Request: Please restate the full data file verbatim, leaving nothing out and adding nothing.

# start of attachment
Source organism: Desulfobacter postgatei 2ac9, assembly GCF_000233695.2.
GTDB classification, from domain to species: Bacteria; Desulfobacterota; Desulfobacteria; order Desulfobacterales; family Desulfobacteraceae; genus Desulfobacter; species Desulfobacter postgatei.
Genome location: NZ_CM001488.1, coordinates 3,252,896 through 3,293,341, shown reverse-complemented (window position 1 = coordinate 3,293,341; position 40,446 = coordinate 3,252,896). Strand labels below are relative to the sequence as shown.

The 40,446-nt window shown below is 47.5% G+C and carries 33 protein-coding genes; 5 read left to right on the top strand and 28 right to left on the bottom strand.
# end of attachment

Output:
Source organism: Desulfobacter postgatei 2ac9, assembly GCF_000233695.2.
GTDB classification, from domain to species: Bacteria; Desulfobacterota; Desulfobacteria; order Desulfobacterales; family Desulfobacteraceae; genus Desulfobacter; species Desulfobacter postgatei.
Genome location: NZ_CM001488.1, coordinates 3,252,896 through 3,293,341, shown reverse-complemented (window position 1 = coordinate 3,293,341; position 40,446 = coordinate 3,252,896). Strand labels below are relative to the sequence as shown.

The 40,446-nt window shown below is 47.5% G+C and carries 33 protein-coding genes; 5 read left to right on the top strand and 28 right to left on the bottom strand.